• Commitment probability (CP) – is subordinate acceptance integral to the implementation of the solution? In other words, would they be committed to a unilateral decision?
  • Goal congruence (GC) – are subordinates invested in the solution? Do their goals match the goals of the organization?
  • Subordinate conflict (CO) – is there likely to be conflict among subordinates over preferred courses of action?
  • Subordinate information (SI) – lastly, do these subordinates have the requisite information to make an informed, high-quality decision?

Using simple yes or no answers, the decision-maker uses a decision tree to then land on one of five different decision-making options across three different leadership styles.

The five decision-making styles of the Vroom-Yetton model

Once a decision-making option has been identified, the Vroom-Yetton model explains how each leadership style influences the decision-making process. Below we will take a look at how this process plays out in practice.


The autocratic leader makes a decision and tells subordinates after the fact. They use the information at hand to decide on a course of action they deem most appropriate.

The two autocratic options are:

  • Autocratic Type 1 (AI) – a completely autocratic process where the leader makes their own decision based on readily available information.
  • Autocratic Type 2 (AII) – where the leader collects information from subordinates and then makes a decision alone. Subordinates may or may not be notified after the fact.


Think of consultative leadership as a lite version of autocratic leadership. Leaders will ultimately make decisions on their own but will first consult with subordinates to hear their input and opinions.

In the Vroom-Yetton model, there are also two consultative options:

  • Consultative Type 1 (CI) – where the leader consults with subordinates on an individual basis to collect information and facilitate input. However, note that there is no requirement for the input to be used to make the final decision. Individual employees do not consult amongst themselves.
  • Consultative Type 2 (CII) – in this case, individuals can consult each other and share possible alternatives. But again, the leader is under no obligation to incorporate collective input into the final decision.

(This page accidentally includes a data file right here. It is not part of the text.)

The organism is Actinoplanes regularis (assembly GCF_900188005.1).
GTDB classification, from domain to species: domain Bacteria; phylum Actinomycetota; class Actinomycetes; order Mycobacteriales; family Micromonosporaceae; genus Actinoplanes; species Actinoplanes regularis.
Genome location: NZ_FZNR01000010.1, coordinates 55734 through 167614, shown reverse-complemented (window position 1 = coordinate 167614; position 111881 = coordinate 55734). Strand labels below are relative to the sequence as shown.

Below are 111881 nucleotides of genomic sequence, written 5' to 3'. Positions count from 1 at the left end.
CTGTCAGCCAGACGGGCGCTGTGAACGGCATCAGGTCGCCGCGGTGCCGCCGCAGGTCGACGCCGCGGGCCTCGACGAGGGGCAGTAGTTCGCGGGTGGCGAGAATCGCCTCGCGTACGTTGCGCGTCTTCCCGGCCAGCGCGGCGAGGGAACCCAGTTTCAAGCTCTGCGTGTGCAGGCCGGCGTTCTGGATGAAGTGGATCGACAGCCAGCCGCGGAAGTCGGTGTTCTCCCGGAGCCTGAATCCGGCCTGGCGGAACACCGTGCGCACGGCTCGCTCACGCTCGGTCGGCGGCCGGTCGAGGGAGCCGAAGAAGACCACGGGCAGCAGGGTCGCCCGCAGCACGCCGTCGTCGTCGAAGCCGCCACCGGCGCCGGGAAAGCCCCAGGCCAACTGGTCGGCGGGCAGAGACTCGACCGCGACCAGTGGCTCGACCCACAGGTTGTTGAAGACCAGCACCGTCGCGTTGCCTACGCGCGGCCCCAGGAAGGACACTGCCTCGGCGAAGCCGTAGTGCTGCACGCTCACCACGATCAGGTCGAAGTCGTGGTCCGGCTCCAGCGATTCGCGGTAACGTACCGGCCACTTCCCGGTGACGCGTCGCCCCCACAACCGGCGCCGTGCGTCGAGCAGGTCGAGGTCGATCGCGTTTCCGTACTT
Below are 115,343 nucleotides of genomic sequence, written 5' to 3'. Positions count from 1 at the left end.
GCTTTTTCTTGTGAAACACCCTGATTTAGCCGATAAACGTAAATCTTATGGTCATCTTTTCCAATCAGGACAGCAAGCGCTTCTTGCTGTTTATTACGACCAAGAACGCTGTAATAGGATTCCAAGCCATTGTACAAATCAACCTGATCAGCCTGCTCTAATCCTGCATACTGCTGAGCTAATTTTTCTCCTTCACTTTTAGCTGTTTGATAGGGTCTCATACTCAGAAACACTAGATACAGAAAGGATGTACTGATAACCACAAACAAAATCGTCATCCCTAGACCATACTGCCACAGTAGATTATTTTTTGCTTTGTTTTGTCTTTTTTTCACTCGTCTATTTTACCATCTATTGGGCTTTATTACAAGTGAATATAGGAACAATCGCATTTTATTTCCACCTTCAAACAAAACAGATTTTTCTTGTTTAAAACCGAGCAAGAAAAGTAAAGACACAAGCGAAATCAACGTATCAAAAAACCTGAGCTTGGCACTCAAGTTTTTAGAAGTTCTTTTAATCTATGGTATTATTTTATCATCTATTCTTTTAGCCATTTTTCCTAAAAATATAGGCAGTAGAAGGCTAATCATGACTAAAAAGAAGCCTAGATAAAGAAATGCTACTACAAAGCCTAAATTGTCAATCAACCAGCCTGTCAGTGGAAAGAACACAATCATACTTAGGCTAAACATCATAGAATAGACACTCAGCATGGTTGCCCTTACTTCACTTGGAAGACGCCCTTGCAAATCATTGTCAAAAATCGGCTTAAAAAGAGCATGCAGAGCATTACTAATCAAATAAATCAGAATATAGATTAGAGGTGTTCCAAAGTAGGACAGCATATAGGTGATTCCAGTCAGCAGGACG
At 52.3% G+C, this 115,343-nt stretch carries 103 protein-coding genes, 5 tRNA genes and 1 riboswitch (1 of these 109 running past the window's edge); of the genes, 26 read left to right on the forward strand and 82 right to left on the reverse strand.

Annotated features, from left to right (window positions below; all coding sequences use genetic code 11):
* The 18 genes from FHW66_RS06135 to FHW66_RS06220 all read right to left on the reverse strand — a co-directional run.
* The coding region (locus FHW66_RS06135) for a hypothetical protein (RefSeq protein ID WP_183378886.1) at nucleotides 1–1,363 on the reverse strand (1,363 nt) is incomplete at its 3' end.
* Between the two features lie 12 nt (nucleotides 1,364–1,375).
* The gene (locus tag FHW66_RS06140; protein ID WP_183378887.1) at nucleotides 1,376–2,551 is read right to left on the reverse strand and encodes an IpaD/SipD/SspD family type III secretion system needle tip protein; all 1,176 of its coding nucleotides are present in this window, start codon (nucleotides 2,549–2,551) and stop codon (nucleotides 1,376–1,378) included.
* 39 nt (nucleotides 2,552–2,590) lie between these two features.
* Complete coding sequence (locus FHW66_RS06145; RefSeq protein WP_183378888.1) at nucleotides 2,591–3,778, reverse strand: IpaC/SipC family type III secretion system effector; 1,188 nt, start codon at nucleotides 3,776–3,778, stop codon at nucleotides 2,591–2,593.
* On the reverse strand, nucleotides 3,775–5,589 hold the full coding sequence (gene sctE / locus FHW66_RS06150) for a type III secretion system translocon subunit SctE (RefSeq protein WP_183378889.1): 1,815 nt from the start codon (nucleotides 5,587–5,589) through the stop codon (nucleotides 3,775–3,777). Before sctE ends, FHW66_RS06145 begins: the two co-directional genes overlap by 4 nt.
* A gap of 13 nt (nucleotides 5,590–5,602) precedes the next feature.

As the name suggests, collaborative leadership involves the leader working with subordinates to choose a group. This is a more time-intensive decision-making approach and should be used for important decisions that do not need to be made immediately.

There is a single collaborative option:

  • Group-based Type 2 (GII) – where the leader looks to the group for consensus via brainstorming and the final decision is made collectively. While the leader is responsible for directing the discussion, they must not under any circumstances try to force their own agenda on subordinates. 

Key takeaways:

  • Vroom-Yetton Decision Model Overview:
    • The Vroom-Yetton model provides a structured approach to decision-making based on the level of involvement of subordinates.
    • The model aims to determine when involving subordinates in decision-making benefits or hinders organizational effectiveness.
  • Three Factors of the Model:
    • Decision Quality: How critical is the decision’s impact on the organization?
    • Subordinate Commitment: How much will the decision affect subordinates?
    • Time Constraints: Is there time to involve others or research solutions?
  • Factors Influencing Decision-Making:
    • Quality Requirement (QR): How critical is a technically sound decision?
    • Commitment Requirement (CR): How important is subordinate commitment?
    • Leader’s Information (LI): Is there enough information for the leader’s decision?
    • Problem Structure (ST): Is the problem defined and structured?
    • Commitment Probability (CP): Is subordinate acceptance necessary?
    • Goal Congruence (GC): Do subordinates’ goals align with organizational goals?
    • Subordinate Conflict (CO): Will there be conflict among subordinates?
    • Subordinate Information (SI): Do subordinates have relevant information?